Confusion surrounds the need to use neutral venues for Premier League games after statements from two key police forces on Friday.
They come after UK’s football policing lead, deputy chief constable Mark Roberts of South Yorkshire Police, had earlier suggested games would be moved at local forces’ request.
At least five top-flight matches have been earmarked to be played at neutral venues, plus any further games where Liverpool could win the title.
Merseyside Police later said there were no objections from the force to holding games at Goodison Park or Anfield in relation to crime and disorder, while Greater Manchester Police said a decision on moving high-risk games has yet to be taken.
Merseyside Police’s assistant chief constable Rob Carden said in a statement to the Liverpool Echo: “Merseyside Police is ready to provide whatever policing is required of us in relation to games being played at our Premier League stadia once the season restarts.
“In relation to crime and disorder we have no objections to any of the Everton or Liverpool home fixtures being played at their respective grounds.
“We have a good working relationship with both clubs, and their fan groups, and are content that we can work together in advance of the restart of the season.
“Decisions in relation to public health risk are made by the government and Public Health England and ultimately the final decision rests with the Safety Advisory Group, which is chaired by Liverpool City Council in line with the decisions made nationally in relation to sporting events.”
GMP assistant chief constable Nick Bailey said: “Whilst all games are routinely risk-assessed in advance—with the health and safety of all those involved being the main priority—our considerations in the current climate present a different dimension and we have to ensure that Government regulations and guidelines will be adhered to.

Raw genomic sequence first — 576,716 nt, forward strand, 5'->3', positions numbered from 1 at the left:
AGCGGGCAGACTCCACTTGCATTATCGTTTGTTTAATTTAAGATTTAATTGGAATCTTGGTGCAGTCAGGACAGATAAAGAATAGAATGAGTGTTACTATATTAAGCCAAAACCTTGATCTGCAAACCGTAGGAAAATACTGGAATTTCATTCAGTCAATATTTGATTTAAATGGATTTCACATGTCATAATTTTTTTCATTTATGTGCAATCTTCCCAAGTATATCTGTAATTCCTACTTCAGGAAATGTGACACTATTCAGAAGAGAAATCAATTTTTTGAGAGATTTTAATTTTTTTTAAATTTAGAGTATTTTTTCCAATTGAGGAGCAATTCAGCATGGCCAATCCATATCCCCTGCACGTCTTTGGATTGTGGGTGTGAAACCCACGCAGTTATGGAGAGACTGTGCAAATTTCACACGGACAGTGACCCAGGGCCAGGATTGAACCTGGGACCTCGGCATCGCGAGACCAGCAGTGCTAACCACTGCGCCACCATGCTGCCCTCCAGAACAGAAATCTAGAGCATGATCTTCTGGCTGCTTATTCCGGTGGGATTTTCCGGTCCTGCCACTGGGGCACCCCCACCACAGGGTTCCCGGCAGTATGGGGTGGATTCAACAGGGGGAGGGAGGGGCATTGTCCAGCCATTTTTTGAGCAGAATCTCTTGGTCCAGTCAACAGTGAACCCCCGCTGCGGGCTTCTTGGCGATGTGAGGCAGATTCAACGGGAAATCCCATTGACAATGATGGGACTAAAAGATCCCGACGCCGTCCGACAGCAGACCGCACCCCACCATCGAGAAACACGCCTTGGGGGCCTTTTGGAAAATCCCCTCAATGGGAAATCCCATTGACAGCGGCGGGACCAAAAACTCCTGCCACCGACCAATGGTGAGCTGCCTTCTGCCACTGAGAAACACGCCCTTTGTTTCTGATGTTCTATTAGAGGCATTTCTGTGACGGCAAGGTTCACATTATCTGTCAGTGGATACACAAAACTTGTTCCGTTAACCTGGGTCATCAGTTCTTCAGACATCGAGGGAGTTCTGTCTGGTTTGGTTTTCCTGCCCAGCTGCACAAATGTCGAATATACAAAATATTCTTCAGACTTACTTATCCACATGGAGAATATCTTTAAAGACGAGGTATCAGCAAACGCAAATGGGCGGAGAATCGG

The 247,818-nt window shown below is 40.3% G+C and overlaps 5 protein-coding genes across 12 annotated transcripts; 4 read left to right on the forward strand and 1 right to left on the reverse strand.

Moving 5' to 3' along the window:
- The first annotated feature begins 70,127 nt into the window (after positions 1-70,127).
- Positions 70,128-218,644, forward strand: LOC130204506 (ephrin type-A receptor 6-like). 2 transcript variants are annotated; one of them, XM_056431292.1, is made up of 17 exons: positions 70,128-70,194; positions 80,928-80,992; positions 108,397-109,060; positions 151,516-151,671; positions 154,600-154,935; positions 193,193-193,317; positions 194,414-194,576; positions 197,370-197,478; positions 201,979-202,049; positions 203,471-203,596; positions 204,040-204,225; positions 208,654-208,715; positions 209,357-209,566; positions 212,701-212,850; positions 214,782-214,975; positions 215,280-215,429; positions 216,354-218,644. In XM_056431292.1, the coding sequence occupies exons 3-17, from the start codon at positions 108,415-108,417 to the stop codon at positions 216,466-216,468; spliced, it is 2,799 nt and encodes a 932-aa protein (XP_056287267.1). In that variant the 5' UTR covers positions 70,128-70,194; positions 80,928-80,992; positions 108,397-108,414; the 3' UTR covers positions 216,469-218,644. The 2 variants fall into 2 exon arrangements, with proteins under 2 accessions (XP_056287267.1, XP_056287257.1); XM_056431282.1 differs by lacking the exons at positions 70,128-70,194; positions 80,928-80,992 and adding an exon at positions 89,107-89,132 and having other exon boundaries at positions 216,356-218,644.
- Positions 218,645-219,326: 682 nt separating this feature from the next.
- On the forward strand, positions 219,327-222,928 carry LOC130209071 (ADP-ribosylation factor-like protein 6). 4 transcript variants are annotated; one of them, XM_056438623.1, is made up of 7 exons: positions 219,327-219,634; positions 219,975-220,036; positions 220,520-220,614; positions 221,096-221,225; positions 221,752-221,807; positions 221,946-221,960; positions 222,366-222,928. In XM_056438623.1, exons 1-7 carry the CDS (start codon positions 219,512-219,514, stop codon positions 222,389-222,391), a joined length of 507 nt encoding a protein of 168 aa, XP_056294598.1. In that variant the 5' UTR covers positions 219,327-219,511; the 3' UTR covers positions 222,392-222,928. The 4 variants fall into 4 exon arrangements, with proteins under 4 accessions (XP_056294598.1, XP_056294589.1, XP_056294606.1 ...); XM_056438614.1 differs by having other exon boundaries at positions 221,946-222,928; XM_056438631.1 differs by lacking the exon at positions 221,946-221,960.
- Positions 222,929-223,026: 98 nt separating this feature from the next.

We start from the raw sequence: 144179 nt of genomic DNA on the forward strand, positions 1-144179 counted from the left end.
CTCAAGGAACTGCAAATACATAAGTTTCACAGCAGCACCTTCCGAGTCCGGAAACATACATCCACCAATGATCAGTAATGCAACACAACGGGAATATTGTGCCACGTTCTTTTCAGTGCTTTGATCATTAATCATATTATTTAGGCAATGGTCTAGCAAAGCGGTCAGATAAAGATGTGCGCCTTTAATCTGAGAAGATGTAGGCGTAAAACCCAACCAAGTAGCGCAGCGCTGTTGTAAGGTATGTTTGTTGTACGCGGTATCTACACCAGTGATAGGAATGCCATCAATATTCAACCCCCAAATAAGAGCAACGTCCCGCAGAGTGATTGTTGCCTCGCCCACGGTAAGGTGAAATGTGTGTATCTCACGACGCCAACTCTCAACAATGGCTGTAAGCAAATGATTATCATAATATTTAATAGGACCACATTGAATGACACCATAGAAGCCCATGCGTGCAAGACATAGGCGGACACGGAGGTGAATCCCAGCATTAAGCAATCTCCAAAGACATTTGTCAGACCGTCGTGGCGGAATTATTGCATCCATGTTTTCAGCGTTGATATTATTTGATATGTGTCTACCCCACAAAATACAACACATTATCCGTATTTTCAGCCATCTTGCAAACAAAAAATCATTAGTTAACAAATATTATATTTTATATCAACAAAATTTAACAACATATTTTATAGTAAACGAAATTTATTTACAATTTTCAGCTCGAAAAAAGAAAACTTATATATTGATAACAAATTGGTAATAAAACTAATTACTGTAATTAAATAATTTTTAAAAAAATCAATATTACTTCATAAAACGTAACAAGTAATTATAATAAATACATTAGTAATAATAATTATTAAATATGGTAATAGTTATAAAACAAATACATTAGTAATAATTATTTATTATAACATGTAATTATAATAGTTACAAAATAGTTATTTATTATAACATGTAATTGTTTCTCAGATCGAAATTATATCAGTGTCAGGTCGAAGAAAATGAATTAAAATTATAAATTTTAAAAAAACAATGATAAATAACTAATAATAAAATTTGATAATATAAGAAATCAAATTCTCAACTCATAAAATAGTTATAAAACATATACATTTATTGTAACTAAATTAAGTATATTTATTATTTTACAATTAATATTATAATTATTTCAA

“We identified three games in our force area that present factors which need further consideration, and GMP is working with both clubs and the relevant Safety Advisory Groups (SAG) to assess if we can safely facilitate the playing of these matches at their intended locations.
“A decision will be made by the SAGs in due course and we will support whichever outcome is decided.”
Man United are understood to be pleased the matter is being reviewed, with the club hopeful it will be possible to play their remaining home matches at Old Trafford subject to all safety requirements being met.
It is also understood the Premier League is not expecting further matches to be added to the list, even though London mayor Sadiq Khan has expressed concerns about supporters congregating in the city.
Deputy Chief Constable Roberts had said in a statement released to the PA news agency: “Our discussions with the Premier League throughout this process have been positive, with a shared focus on the priority of public health.
“As such we have reached a consensus that balances the needs of football, while also minimising the demand on policing.
“The majority of remaining matches will be played at home and away as scheduled, with a small number of fixtures taking place at neutral venues, which, contrary to some reports, have yet to be agreed.
“The views and agreement of forces which host Premier League clubs have been sought and where there were concerns, the Premier League has been supportive in providing flexibility in arranging alternative venues where requested.
“This plan will be kept continually under review to ensure public health and safety and a key part of this is for supporters to continue to respect the social distancing guidelines, and not to attend or gather outside the stadiums.”
The subject is set to be discussed again when clubs gather for a meeting on June 4.
The Premier League released a statement saying its ambition was to complete the season on a home-and-away basis “where possible.”
It added: “We are prepared for all outcomes and have a neutral venue contingency.”
It is understood the contingency not only covers requests for matches to be moved by individual forces on safety or security grounds, but is also in place to cater for the potential for the imposition of localised lockdowns which could force matches away from their original venues.